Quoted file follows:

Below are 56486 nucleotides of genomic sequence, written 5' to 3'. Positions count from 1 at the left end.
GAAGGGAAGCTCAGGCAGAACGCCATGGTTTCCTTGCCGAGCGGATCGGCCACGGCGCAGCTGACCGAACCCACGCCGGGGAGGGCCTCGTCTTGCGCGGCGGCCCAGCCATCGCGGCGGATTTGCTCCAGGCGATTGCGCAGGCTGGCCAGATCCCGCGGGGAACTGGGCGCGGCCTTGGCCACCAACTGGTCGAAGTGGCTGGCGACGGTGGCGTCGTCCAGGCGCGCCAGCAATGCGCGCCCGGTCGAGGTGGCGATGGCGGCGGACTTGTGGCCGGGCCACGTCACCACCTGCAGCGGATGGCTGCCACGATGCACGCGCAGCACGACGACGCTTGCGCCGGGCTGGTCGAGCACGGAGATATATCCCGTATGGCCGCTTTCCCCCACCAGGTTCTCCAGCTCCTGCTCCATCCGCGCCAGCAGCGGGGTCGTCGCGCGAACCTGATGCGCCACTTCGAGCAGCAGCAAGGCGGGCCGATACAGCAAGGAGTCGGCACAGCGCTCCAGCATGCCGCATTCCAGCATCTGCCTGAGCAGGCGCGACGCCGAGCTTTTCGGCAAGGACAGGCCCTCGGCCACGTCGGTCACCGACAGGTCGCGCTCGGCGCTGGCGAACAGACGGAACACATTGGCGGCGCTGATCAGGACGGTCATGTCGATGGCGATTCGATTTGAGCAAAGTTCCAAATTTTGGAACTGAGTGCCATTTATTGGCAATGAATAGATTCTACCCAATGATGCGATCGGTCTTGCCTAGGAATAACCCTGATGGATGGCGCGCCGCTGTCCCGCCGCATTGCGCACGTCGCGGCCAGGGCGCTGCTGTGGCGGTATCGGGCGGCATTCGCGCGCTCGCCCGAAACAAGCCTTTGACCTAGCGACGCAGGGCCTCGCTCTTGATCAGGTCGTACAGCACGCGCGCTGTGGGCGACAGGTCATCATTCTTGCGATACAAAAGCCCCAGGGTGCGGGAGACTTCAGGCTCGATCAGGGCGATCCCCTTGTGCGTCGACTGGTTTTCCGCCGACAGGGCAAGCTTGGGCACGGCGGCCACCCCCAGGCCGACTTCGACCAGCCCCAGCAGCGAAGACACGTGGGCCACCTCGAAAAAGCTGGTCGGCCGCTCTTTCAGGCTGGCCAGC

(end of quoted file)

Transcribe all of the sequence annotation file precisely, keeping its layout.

Below are 56486 nucleotides of genomic sequence, written 5' to 3'. Positions count from 1 at the left end.
GAAGGGAAGCTCAGGCAGAACGCCATGGTTTCCTTGCCGAGCGGATCGGCCACGGCGCAGCTGACCGAACCCACGCCGGGGAGGGCCTCGTCTTGCGCGGCGGCCCAGCCATCGCGGCGGATTTGCTCCAGGCGATTGCGCAGGCTGGCCAGATCCCGCGGGGAACTGGGCGCGGCCTTGGCCACCAACTGGTCGAAGTGGCTGGCGACGGTGGCGTCGTCCAGGCGCGCCAGCAATGCGCGCCCGGTCGAGGTGGCGATGGCGGCGGACTTGTGGCCGGGCCACGTCACCACCTGCAGCGGATGGCTGCCACGATGCACGCGCAGCACGACGACGCTTGCGCCGGGCTGGTCGAGCACGGAGATATATCCCGTATGGCCGCTTTCCCCCACCAGGTTCTCCAGCTCCTGCTCCATCCGCGCCAGCAGCGGGGTCGTCGCGCGAACCTGATGCGCCACTTCGAGCAGCAGCAAGGCGGGCCGATACAGCAAGGAGTCGGCACAGCGCTCCAGCATGCCGCATTCCAGCATCTGCCTGAGCAGGCGCGACGCCGAGCTTTTCGGCAAGGACAGGCCCTCGGCCACGTCGGTCACCGACAGGTCGCGCTCGGCGCTGGCGAACAGACGGAACACATTGGCGGCGCTGATCAGGACGGTCATGTCGATGGCGATTCGATTTGAGCAAAGTTCCAAATTTTGGAACTGAGTGCCATTTATTGGCAATGAATAGATTCTACCCAATGATGCGATCGGTCTTGCCTAGGAATAACCCTGATGGATGGCGCGCCGCTGTCCCGCCGCATTGCGCACGTCGCGGCCAGGGCGCTGCTGTGGCGGTATCGGGCGGCATTCGCGCGCTCGCCCGAAACAAGCCTTTGACCTAGCGACGCAGGGCCTCGCTCTTGATCAGGTCGTACAGCACGCGCGCTGTGGGCGACAGGTCATCATTCTTGCGATACAAAAGCCCCAGGGTGCGGGAGACTTCAGGCTCGATCAGGGCGATCCCCTTGTGCGTCGACTGGTTTTCCGCCGACAGGGCAAGCTTGGGCACGGCGGCCACCCCCAGGCCGACTTCGACCAGCCCCAGCAGCGAAGACACGTGGGCCACCTCGAAAAAGCTGGTCGGCCGCTCTTTCAGGCTGGCCAGC